The Black Lives Matter is not a new movement and the unlawful deaths of George Floyd, Breonna Taylor, and Ahmaud Arbery happened as a result of 400 years of oppression and systemic racism against black people in America.
We're here with a list of great movies and documentaries for those who are looking to educate themselves.
Director: Jordan Peele
Cast: Daniel Kaluuya, Allison Williams, Bradley Whitford
This psychological thriller is a must (and a crowd favorite) to watch as a young African-American man (Daniel Kaluuya) visits his white girlfriend’s parents for the weekend. But the horror slowly revealed itself as the protagonist’s uneasiness about his visit eventually went awry. It’s a brilliant take on Peele’s imagination and scary truth about racism against black people that makes this movie a must-watch.
Director: Frank Darabont
Cast: Tom Hanks, Michael Clark Duncan, Sam Rockwell
The story follows an African-American man named John (played by the late Michael Clark Duncan) of how he was wrongly accused of raping and killing two white girls, imprisoned, and eventually he was executed by electric chair. Tom Hanks also stars as a prison guard named Paul, who, after learning John’s innocence, helplessly watched the man’s death sentence.
Adapted from a Stephen King’s novel, this is also a brilliant and heart-wrenching movie (yes, this article’s author cried for John’s death) that portrays the ever-present issue of racism in America.
Director: Spike Lee
Cast: Danny Aiello, Ossie Davis, Ruby Dee
Spike Lee’s comedy-drama is probably the most accurate “prediction” that happened recently in America. A party in Bed-Stuy was crushed by the police, in which they later choke a black man and instantly kill him on the spot. We shivered and sympathize a great deal when we watch this movie, as Lee dedicated the movie to six victims of police brutality and racial violence
Director: Destin Daniel Cretton
Cast: Michael B. Jordan, Jamie Foxx, Brie Larson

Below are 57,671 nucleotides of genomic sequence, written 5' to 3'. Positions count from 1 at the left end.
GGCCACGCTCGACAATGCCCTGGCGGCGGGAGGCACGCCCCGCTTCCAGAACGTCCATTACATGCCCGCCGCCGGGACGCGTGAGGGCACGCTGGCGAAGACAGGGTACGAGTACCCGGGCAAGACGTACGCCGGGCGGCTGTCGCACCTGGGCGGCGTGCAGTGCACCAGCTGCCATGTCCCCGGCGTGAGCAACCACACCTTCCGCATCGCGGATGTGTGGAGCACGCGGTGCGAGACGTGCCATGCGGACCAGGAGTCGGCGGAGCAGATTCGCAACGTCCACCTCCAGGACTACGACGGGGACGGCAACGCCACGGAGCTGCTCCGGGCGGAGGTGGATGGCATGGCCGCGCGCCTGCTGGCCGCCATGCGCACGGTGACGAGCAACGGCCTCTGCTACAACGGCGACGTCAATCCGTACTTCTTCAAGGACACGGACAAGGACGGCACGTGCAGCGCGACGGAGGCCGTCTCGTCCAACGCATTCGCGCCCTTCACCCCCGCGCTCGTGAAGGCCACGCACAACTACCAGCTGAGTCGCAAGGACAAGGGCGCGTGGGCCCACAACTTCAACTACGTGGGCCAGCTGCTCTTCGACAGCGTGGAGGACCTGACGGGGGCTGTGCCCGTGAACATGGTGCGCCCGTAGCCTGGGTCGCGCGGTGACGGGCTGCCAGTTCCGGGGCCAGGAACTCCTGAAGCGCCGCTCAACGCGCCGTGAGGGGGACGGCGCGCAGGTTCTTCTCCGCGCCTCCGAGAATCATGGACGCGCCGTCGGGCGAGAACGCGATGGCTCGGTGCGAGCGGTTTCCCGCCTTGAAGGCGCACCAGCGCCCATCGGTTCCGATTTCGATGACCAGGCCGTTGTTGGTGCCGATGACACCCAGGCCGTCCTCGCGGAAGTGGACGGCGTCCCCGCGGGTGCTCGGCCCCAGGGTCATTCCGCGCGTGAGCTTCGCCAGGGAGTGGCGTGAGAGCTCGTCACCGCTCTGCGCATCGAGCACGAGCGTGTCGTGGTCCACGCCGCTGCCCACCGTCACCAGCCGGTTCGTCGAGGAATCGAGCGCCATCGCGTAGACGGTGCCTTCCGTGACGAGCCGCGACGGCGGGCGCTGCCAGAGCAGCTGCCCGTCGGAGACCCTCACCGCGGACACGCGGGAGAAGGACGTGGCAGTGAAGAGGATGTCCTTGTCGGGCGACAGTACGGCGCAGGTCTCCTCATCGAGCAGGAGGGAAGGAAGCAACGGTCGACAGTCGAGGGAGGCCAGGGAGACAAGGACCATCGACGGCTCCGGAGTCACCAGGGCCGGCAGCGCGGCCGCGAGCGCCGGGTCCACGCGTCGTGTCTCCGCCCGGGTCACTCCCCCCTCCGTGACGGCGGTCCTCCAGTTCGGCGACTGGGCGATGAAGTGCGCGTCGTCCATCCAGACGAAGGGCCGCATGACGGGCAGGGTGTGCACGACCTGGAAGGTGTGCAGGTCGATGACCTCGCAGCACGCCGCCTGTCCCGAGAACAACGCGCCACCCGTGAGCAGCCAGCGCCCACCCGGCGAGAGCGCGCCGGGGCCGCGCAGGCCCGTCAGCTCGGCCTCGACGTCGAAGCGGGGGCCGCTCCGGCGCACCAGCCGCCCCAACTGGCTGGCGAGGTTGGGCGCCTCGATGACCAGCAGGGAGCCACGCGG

This 2019 film starring Michael B. Jordan and Jamie Foxx tells the real-life story of lawyer Bryan Stevenson (Jordan), who appealed for the 1988 murder conviction of Walter McMillian (Fox), who is an innocent black man.
Director: Ava DuVernay
Cast: David Oyelowo, Carmen Ejogo, Oprah Winfrey
Ava DuVernay’s film depicts Dr. King’s march from Selma to Montgomery, Alabama, which helped propel the Civil Rights Act of 1965 into law. The film received nominations for Best Picture in the Academy Awards, as well as receiving four trophies from the African-American Film Critics Association.
Director: Quentin Tarantino
Cast: Jamie Foxx, Christoph Waltz, Leonardo DiCaprio
Tarantino, who directed this film, drew inspiration from several different films like Sergio Corbucci’s Django (1966) and Richard Fleischer’s Mandingo (1975) as an attempt to openly portray the terrible time in history and without reservations. He also didn’t feel like the US has been dealing and discussing its horrific past effectively, hence why this film was made.
Django (Jamie Foxx) is a slave who was freed by a German bounty hunter, Dr. King Schultz (Christoph Waltz), in which the pair went on a hunt to kill, find Django’s love and face the evil slave owner played by Leonardo DiCaprio.
Director: Steve McQueen
Cast: Chiwetel Ejiofor, Lupita Nyong’O, Michael Fassbender, Brad Pitt
A free black man, Solomon Northup (Chiwetel Ejiofor), is a violinist and lives in New York with his family. He later finds himself sold as a runaway slave and is shipped to New Orleans, after being drugged by two con-men.
Fact: This film adaption from Solomon Northup’s memoir of the same name won many awards such as Best Motion Picture at the Golden Globes, as well as Best Actor during BAFTA for Chiwetel Ejiofor.
Director: Spike Lee
Cast: Denzel Washington, Angela Bassett, Delroy Lindo
Another of Spike Lee’s work that’s worth the watch, this bio-epic followed the life and career of influential Black Nationalist leader, Malcolm X, played by Denzel Washington.
This isn’t a movie, but we think this documentary is worth the watch. Ava DuVernay’s project was this documentary that tells of a clause in the 13th Amendment which allows involuntary servitude if it’s punishment for a crime.
Fact: After slavery was abolished in America, the country has disproportionately (and continued, defiantly) imprisoned Black Americans, often for questionable “crimes” and with ridiculous and downright inhumane sentences.
Another documentary we think is worth the watch is “I Am Not Your Negro”, as filmmaker Raoul Peck continued the unfinished project by James Baldwin about Medgar Evers, Malcolm X, and Martin Luther King Jr., all of whom were close friends of Baldwin’s (and ultimately assassinated), as each story tells about the entrenched racism in America.